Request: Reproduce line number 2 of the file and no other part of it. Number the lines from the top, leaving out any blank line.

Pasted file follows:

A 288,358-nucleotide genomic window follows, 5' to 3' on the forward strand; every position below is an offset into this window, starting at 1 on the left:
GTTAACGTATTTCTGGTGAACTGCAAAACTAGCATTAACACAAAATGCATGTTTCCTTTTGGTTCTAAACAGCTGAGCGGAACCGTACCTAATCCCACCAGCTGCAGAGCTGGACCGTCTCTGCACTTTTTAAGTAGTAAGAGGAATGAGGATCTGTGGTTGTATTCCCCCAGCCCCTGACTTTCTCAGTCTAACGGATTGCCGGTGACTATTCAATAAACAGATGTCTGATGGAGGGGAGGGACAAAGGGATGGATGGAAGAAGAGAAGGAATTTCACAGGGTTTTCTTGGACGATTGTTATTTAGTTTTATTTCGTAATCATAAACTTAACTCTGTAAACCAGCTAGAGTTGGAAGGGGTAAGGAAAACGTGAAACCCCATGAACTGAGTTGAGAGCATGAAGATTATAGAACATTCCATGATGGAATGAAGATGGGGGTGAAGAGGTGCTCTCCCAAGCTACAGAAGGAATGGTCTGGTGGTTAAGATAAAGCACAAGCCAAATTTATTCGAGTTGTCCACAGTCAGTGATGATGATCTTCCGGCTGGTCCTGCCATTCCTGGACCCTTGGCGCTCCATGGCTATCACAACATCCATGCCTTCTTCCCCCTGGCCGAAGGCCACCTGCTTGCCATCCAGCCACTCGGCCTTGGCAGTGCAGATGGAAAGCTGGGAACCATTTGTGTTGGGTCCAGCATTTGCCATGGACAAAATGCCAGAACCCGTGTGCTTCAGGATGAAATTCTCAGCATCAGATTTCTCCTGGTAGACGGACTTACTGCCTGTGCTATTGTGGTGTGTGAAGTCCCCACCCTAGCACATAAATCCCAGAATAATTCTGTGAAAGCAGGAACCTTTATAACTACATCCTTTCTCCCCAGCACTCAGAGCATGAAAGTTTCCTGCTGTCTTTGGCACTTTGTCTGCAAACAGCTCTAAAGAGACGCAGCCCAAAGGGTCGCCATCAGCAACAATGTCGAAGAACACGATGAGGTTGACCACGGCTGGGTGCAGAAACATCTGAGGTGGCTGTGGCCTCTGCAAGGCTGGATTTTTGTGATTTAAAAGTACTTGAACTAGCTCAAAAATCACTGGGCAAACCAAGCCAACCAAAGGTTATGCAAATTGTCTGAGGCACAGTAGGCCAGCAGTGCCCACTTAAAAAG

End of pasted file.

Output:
GTTAACGTATTTCTGGTGAACTGCAAAACTAGCATTAACACAAAATGCATGTTTCCTTTTGGTTCTAAACAGCTGAGCGGAACCGTACCTAATCCCACCAGCTGCAGAGCTGGACCGTCTCTGCACTTTTTAAGTAGTAAGAGGAATGAGGATCTGTGGTTGTATTCCCCCAGCCCCTGACTTTCTCAGTCTAACGGATTGCCGGTGACTATTCAATAAACAGATGTCTGATGGAGGGGAGGGACAAAGGGATGGATGGAAGAAGAGAAGGAATTTCACAGGGTTTTCTTGGACGATTGTTATTTAGTTTTATTTCGTAATCATAAACTTAACTCTGTAAACCAGCTAGAGTTGGAAGGGGTAAGGAAAACGTGAAACCCCATGAACTGAGTTGAGAGCATGAAGATTATAGAACATTCCATGATGGAATGAAGATGGGGGTGAAGAGGTGCTCTCCCAAGCTACAGAAGGAATGGTCTGGTGGTTAAGATAAAGCACAAGCCAAATTTATTCGAGTTGTCCACAGTCAGTGATGATGATCTTCCGGCTGGTCCTGCCATTCCTGGACCCTTGGCGCTCCATGGCTATCACAACATCCATGCCTTCTTCCCCCTGGCCGAAGGCCACCTGCTTGCCATCCAGCCACTCGGCCTTGGCAGTGCAGATGGAAAGCTGGGAACCATTTGTGTTGGGTCCAGCATTTGCCATGGACAAAATGCCAGAACCCGTGTGCTTCAGGATGAAATTCTCAGCATCAGATTTCTCCTGGTAGACGGACTTACTGCCTGTGCTATTGTGGTGTGTGAAGTCCCCACCCTAGCACATAAATCCCAGAATAATTCTGTGAAAGCAGGAACCTTTATAACTACATCCTTTCTCCCCAGCACTCAGAGCATGAAAGTTTCCTGCTGTCTTTGGCACTTTGTCTGCAAACAGCTCTAAAGAGACGCAGCCCAAAGGGTCGCCATCAGCAACAATGTCGAAGAACACGATGAGGTTGACCACGGCTGGGTGCAGAAACATCTGAGGTGGCTGTGGCCTCTGCAAGGCTGGATTTTTGTGATTTAAAAGTACTTGAACTAGCTCAAAAATCACTGGGCAAACCAAGCCAACCAAAGGTTATGCAAATTGTCTGAGGCACAGTAGGCCAGCAGTGCCCACTTAAAAAG